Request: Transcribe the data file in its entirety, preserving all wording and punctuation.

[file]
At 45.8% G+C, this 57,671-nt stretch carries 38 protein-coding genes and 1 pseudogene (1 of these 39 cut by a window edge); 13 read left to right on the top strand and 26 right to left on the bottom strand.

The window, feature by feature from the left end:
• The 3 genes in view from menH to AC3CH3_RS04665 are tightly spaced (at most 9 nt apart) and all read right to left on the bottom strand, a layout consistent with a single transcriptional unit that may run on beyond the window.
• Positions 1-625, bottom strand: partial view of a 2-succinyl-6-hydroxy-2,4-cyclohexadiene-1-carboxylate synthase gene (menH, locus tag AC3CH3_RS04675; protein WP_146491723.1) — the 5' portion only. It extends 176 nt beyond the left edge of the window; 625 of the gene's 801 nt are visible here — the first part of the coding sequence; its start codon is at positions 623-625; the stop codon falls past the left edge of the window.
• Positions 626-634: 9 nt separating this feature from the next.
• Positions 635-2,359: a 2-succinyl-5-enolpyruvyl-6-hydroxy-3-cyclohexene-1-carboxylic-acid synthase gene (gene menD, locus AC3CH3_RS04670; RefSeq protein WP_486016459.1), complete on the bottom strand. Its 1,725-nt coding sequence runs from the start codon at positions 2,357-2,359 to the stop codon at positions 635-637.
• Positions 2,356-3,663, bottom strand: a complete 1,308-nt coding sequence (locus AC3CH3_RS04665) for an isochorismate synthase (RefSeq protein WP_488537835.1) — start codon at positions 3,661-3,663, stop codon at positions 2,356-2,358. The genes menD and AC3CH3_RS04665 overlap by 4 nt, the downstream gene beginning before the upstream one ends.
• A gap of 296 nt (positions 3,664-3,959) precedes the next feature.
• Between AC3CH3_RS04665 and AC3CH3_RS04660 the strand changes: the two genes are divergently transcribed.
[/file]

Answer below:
At 45.8% G+C, this 57,671-nt stretch carries 38 protein-coding genes and 1 pseudogene (1 of these 39 cut by a window edge); 13 read left to right on the top strand and 26 right to left on the bottom strand.

The window, feature by feature from the left end:
• The 3 genes in view from menH to AC3CH3_RS04665 are tightly spaced (at most 9 nt apart) and all read right to left on the bottom strand, a layout consistent with a single transcriptional unit that may run on beyond the window.
• Positions 1-625, bottom strand: partial view of a 2-succinyl-6-hydroxy-2,4-cyclohexadiene-1-carboxylate synthase gene (menH, locus tag AC3CH3_RS04675; protein WP_146491723.1) — the 5' portion only. It extends 176 nt beyond the left edge of the window; 625 of the gene's 801 nt are visible here — the first part of the coding sequence; its start codon is at positions 623-625; the stop codon falls past the left edge of the window.
• Positions 626-634: 9 nt separating this feature from the next.
• Positions 635-2,359: a 2-succinyl-5-enolpyruvyl-6-hydroxy-3-cyclohexene-1-carboxylic-acid synthase gene (gene menD, locus AC3CH3_RS04670; RefSeq protein WP_486016459.1), complete on the bottom strand. Its 1,725-nt coding sequence runs from the start codon at positions 2,357-2,359 to the stop codon at positions 635-637.
• Positions 2,356-3,663, bottom strand: a complete 1,308-nt coding sequence (locus AC3CH3_RS04665) for an isochorismate synthase (RefSeq protein WP_488537835.1) — start codon at positions 3,661-3,663, stop codon at positions 2,356-2,358. The genes menD and AC3CH3_RS04665 overlap by 4 nt, the downstream gene beginning before the upstream one ends.
• A gap of 296 nt (positions 3,664-3,959) precedes the next feature.
• Between AC3CH3_RS04665 and AC3CH3_RS04660 the strand changes: the two genes are divergently transcribed.